Virginia Stefan

Vice President

Virginia once played a leading role in Shakespeare’s The Comedy of Errors. As a consultant, she helps clients avoid misunderstandings and steer clear of drama altogether.

A simple maxim guides Virginia Stefan’s approach to internal communications – always be honest with people, no matter what.

“Trust is the foundation of effective communication so you should always be honest and upfront,” she said. “Even when you can’t share everything, let people know that you can’t, and why.”

Virginia is a veteran communications professional with more than 15 years of experience in executive and employee communications, marketing, and community relations. She began her career at the San Francisco-based media company Miller Freeman (later acquired by United Business Media), which led to a four-year stint in their Belgium office. Subsequently, back in the United States, she served as Director of Internal Communications at Pacific Gas and Electric Company; as Director of Employee and Executive Communications at the semiconductor company Xilinx; and as Director of Internal Communications at VeriSign.

“What I like about internal communications is that, if you do it right, you can help create a much better work experience for people” Virginia said. “We spend so much time at work and it can be a good experience or a not-so-good experience. A lot of that depends on the culture, which flows from the quality of internal communications.”

In one case, Virginia helped a company with a disenfranchised, distrustful workforce revitalize its culture through more consistently open, honest exchanges between employees and executives. The result? Employees who finally understood the strategy, executives who understood their employees, and a new capacity – and desire – to pursue the company’s goals as a team. “Eventually you saw people coming to work smiling, and there’s nothing more rewarding than that,” she said.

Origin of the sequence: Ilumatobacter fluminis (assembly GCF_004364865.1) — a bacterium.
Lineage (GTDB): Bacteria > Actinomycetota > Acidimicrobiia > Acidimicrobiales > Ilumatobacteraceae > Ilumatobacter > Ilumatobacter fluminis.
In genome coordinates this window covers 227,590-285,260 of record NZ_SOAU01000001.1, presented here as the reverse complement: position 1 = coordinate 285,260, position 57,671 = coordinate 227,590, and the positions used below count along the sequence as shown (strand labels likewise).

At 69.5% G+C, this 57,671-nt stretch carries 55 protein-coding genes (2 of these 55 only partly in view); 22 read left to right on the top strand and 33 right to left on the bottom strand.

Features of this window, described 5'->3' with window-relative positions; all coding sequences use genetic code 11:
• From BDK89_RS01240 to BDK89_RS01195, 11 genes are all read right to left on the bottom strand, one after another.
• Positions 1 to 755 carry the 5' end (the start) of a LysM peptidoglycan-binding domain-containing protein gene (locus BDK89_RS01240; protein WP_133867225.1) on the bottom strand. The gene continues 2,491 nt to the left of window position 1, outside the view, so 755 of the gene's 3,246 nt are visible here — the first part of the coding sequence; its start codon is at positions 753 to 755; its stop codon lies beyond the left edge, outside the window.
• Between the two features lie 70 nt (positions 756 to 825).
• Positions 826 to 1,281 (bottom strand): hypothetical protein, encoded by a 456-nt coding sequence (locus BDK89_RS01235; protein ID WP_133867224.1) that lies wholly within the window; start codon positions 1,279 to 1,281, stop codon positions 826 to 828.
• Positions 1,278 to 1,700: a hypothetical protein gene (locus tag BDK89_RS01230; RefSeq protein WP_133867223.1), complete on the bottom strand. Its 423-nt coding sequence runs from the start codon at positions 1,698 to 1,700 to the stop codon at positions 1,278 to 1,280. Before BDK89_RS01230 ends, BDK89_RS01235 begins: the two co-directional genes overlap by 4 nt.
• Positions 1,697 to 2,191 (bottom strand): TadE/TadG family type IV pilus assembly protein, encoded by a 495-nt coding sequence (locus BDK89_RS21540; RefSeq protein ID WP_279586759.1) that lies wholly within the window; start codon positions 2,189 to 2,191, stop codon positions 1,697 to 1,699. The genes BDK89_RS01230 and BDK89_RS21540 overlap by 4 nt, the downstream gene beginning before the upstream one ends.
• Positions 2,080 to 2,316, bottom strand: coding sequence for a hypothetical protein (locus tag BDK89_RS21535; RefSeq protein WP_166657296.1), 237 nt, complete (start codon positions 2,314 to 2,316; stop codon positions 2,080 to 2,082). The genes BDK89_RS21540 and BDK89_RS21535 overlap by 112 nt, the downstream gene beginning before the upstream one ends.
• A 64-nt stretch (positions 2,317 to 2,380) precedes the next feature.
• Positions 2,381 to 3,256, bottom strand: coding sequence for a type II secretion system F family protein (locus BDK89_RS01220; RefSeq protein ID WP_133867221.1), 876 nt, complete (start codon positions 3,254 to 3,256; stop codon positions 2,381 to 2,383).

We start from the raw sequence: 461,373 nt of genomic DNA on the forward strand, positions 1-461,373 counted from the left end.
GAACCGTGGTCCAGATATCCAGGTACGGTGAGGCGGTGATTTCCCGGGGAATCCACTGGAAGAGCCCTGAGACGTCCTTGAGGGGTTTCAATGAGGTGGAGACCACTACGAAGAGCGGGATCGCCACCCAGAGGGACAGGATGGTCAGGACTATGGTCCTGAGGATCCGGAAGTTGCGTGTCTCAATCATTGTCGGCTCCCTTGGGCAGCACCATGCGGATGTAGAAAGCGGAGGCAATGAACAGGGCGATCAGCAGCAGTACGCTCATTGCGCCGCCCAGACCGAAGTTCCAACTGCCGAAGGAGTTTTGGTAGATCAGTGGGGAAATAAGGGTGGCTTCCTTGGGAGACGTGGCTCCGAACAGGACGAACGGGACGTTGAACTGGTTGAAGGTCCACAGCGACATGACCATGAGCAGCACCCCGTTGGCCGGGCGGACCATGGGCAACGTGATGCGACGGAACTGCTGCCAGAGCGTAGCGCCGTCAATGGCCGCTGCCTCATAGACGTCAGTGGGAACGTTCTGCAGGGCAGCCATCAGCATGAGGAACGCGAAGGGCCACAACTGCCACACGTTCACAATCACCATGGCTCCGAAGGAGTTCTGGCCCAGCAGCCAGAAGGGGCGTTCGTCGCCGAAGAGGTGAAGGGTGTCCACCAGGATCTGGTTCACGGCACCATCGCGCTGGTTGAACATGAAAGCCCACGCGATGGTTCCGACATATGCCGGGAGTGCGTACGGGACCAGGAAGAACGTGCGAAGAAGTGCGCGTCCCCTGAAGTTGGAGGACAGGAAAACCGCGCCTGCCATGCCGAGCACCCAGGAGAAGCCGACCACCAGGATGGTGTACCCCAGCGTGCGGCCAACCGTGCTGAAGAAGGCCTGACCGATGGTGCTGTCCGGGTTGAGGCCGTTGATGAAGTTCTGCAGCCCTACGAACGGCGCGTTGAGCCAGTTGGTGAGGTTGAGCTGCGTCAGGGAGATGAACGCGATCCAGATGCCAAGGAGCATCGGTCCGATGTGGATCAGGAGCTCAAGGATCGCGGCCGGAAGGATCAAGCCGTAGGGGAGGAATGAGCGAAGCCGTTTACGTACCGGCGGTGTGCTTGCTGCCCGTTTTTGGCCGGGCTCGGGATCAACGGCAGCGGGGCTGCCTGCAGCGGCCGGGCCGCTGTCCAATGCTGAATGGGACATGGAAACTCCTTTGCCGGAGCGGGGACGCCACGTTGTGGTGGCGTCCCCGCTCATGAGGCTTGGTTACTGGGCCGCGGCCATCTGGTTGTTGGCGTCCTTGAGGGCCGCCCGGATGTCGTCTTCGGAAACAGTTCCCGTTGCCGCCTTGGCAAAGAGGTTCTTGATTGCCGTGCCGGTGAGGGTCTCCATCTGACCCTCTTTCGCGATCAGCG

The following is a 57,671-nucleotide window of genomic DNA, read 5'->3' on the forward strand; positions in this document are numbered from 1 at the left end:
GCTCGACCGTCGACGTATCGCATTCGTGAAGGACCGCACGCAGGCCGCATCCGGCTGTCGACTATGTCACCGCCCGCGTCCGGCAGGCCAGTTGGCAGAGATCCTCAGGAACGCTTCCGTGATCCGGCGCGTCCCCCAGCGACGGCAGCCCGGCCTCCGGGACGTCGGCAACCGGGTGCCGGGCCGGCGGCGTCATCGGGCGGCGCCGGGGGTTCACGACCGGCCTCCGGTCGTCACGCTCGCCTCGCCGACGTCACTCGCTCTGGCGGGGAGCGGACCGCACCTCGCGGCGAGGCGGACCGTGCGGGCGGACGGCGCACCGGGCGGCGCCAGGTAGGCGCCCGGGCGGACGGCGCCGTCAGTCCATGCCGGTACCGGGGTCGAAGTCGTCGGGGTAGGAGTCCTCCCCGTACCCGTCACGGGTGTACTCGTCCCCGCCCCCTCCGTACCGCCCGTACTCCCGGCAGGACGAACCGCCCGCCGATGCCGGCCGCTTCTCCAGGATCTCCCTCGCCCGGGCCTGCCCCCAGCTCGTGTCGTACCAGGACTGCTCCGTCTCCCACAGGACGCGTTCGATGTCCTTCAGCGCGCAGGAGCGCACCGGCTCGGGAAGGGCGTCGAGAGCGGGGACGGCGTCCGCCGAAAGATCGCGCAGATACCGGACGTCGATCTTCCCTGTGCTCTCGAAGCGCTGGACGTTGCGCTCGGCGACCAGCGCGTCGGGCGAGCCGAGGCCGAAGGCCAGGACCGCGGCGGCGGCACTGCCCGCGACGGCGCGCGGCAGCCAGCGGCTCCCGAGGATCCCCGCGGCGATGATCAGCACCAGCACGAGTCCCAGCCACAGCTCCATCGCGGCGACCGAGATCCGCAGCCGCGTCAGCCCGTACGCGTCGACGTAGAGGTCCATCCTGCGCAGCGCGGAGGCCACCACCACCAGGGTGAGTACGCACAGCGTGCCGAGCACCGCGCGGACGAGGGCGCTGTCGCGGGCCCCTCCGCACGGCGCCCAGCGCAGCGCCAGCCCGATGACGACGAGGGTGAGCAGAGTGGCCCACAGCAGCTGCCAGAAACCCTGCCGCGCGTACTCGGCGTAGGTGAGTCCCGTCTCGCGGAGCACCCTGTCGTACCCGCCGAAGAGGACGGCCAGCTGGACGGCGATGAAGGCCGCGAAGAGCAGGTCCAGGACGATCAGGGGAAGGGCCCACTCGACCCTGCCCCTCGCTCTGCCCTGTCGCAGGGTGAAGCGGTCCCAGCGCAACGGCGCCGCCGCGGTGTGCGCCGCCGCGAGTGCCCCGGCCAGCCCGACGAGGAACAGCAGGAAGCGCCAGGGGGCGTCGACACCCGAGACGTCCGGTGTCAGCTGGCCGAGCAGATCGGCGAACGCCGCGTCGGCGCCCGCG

Virginia also believes that companies do best in the long run when they communicate a true commitment to work-life balance for their employees. She traces this insight to her time in Europe, where her fellow employees worked very hard, but at day’s end – rather than staying to burn the midnight oil – left the office to spend time with family and friends. It was in part that interest in balance that led Virginia to join the ROI Communication team in 2011.

Virginia is a graduate of the University of California, Berkeley, from which she earned two bachelor’s degrees, with honors, in English and Political Science. When she’s not working with ROI’s clients, Virginia enjoys tending to the roses, hollyhocks and other flowers in her garden; bakes bread, pies and tarts; serves on the board of the Berkeley-Albany YMCA; and studies acting and improv at the renowned Berkeley Repertory Theatre.

Improv, she said, has helped her become a better communications professional because it’s made her more open to hearing and embracing diverse perspectives and possibilities. “When you do improv, you never shut down someone’s ideas, but keep the door open and build on what everyone is bringing to the table,” she said. “That’s also key to internal communications, because we want people to be engaged and to share their ideas.”